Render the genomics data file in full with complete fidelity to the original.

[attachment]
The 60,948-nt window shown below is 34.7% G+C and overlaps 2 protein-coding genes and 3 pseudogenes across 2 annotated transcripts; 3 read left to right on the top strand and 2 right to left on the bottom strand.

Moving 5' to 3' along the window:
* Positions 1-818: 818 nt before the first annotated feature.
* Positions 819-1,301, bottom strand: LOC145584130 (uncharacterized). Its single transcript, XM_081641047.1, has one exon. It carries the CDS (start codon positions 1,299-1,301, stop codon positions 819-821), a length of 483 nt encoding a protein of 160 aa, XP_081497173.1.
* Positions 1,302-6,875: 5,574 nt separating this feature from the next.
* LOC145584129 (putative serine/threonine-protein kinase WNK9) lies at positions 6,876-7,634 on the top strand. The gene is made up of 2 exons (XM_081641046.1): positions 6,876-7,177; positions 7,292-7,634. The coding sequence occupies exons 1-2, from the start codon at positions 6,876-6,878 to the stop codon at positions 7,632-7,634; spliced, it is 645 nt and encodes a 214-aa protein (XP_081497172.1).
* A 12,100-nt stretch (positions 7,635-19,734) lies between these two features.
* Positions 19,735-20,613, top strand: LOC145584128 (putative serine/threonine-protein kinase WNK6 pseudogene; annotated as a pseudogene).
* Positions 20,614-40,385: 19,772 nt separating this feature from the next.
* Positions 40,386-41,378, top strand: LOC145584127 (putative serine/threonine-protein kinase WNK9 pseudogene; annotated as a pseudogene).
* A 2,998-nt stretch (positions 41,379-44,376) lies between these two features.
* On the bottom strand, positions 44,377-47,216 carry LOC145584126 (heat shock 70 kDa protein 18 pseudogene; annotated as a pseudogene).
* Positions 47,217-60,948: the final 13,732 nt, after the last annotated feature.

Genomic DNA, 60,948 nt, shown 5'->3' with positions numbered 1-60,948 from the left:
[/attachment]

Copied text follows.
The 60,948-nt window shown below is 34.7% G+C and overlaps 2 protein-coding genes and 3 pseudogenes across 2 annotated transcripts; 3 read left to right on the top strand and 2 right to left on the bottom strand.

Moving 5' to 3' along the window:
* Positions 1-818: 818 nt before the first annotated feature.
* Positions 819-1,301, bottom strand: LOC145584130 (uncharacterized). Its single transcript, XM_081641047.1, has one exon. It carries the CDS (start codon positions 1,299-1,301, stop codon positions 819-821), a length of 483 nt encoding a protein of 160 aa, XP_081497173.1.
* Positions 1,302-6,875: 5,574 nt separating this feature from the next.
* LOC145584129 (putative serine/threonine-protein kinase WNK9) lies at positions 6,876-7,634 on the top strand. The gene is made up of 2 exons (XM_081641046.1): positions 6,876-7,177; positions 7,292-7,634. The coding sequence occupies exons 1-2, from the start codon at positions 6,876-6,878 to the stop codon at positions 7,632-7,634; spliced, it is 645 nt and encodes a 214-aa protein (XP_081497172.1).
* A 12,100-nt stretch (positions 7,635-19,734) lies between these two features.
* Positions 19,735-20,613, top strand: LOC145584128 (putative serine/threonine-protein kinase WNK6 pseudogene; annotated as a pseudogene).
* Positions 20,614-40,385: 19,772 nt separating this feature from the next.
* Positions 40,386-41,378, top strand: LOC145584127 (putative serine/threonine-protein kinase WNK9 pseudogene; annotated as a pseudogene).
* A 2,998-nt stretch (positions 41,379-44,376) lies between these two features.
* On the bottom strand, positions 44,377-47,216 carry LOC145584126 (heat shock 70 kDa protein 18 pseudogene; annotated as a pseudogene).
* Positions 47,217-60,948: the final 13,732 nt, after the last annotated feature.

Genomic DNA, 60,948 nt, shown 5'->3' with positions numbered 1-60,948 from the left: